Investing in the CEO and Leadership


Annie Lamont leads one of the nation’s most successful healthcare VC funds. Before she makes an investment, she wants to be sure the leadership team commits to the mission of improving health and healthcare.

Sam Glick and Annie Lamont

3 min read

For Annie Lamont, assessing which companies to invest in starts at the top. She is a firm believer that leaders set the tone and culture of an organization. And in healthcare, she says, it is critical that they embody the mission of lowering costs and improving quality of care.

“The most important thing in any one of my companies is the CEO and the team they recruit,” Lamont told Oliver Wyman’s Sam Glick during a conversation at the 2021 Oliver Wyman Health Innovation Summit. “Yes, they want to make money as an entity and to be a successful entity they need to make money, but is the mission really to change things in healthcare and to better people? And if they don't want that, if you don't get a sense that that's their number one mission and goal … then we're not interested.”

In this podcast, Lamont, co-founder and managing partner of venture capital fund Oak HC/FT, shares her insights on where healthcare is headed, including the tremendous opportunities that exist in outpatient and home care. She and Glick also unpack the importance leadership plays on a culture and an organization’s success.

Listen to the Podcast

Lamont co-founded Oak HC/FT in 2014 after building a strong reputation in the VC world. At the time, she was one of the few women to run a major fund. In fact, Oak HC/FT’s first funding round of $500 million was the largest ever raised by a female-led firm. Although there’s been some progress since then, a significant gender gap still exists, with most estimates putting the number of female partners in venture capital firms at around 12%.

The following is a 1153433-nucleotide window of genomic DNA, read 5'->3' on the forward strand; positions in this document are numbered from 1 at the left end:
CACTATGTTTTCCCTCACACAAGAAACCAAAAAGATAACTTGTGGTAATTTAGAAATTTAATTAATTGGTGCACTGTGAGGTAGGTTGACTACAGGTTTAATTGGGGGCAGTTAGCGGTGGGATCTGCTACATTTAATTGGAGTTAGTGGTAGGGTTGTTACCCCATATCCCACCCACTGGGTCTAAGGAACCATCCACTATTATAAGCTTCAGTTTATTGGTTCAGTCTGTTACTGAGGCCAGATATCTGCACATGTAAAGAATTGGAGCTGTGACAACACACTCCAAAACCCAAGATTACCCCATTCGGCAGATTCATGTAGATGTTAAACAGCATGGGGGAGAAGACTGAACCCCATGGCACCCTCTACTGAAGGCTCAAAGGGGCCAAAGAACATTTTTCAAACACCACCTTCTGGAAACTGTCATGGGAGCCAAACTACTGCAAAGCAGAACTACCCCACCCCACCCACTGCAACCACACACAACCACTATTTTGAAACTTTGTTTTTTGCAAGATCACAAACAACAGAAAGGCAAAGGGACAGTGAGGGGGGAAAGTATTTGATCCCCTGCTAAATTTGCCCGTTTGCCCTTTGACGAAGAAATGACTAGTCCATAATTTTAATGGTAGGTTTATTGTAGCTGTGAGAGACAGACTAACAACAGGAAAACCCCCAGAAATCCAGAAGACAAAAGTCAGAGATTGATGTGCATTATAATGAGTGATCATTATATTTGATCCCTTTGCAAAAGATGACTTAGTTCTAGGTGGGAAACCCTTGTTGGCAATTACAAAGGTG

Still, Lamont is optimistic that more women are moving into venture capital. We asked for her thoughts on creating more diversity in the industry.

What kind of changes have you seen over the past few years in terms of women moving into VC?

There has been a sea change in the number of female VC’s and entrepreneurs. I attribute it to a confluence of factors: A) A generation of women who feel empowered and want to be leaders and change the world; B ) An industry that woke up and was pushed by LP’s (many of the LP leaders are female and BIPOC) and  C) Existing VC’s own sense of responsibility to change the composition of their funds. With more entrepreneurs being women and more focus on consumer businesses, diversity in the VC ranks is also a pragmatic move. We still have a long way to go to fully represent women and minorities, but the last five years is an inflection point. 

You talk about the importance of culture and leadership in the firms in which you invest. Are diversity and inclusion in the C-suite important factors?

Culture starts with the values of the CEO, ethics, intellectual honesty, curiosity, and with a problem-solving orientation. Diversity leads to more thoughtful decision making and says something about the values of a firm. If the board and leaders of a firm lack diversity it is often hard to attract the best talent. We are in a talent war and if leadership doesn’t value it then they won’t be hiring or attracting the very best. Diversity is not only one of gender or color but also of background and skill sets. 

What actions should organizations take to ensure they have a larger and more diverse pool of candidates, especially for senior leadership roles?

Every search should include people of diverse backgrounds, but it is a mistake to compromise who you hire to hire someone that isn’t the best fit for the job. It tends to create turnover that backfires. In our own firm, we were having a hard time through traditional recruiting channels hiring women. We found that through networking with women that we began to mine a rich vein and once we got into a slipstream of strong candidates, one referral brought another. When women see that you have a strong diverse culture of other great women, they are much more likely to want to work with your firm. Now we need a little diversity by adding a few more men at the associate ranks!  

BIPOC candidates are in such great demand right now that they are the most challenging to attract and hire but their ranks and experience in the industry will be growing; I am excited to see a broad deep pool of candidates over the next decade. 

  • Sam Glick and
  • Annie Lamont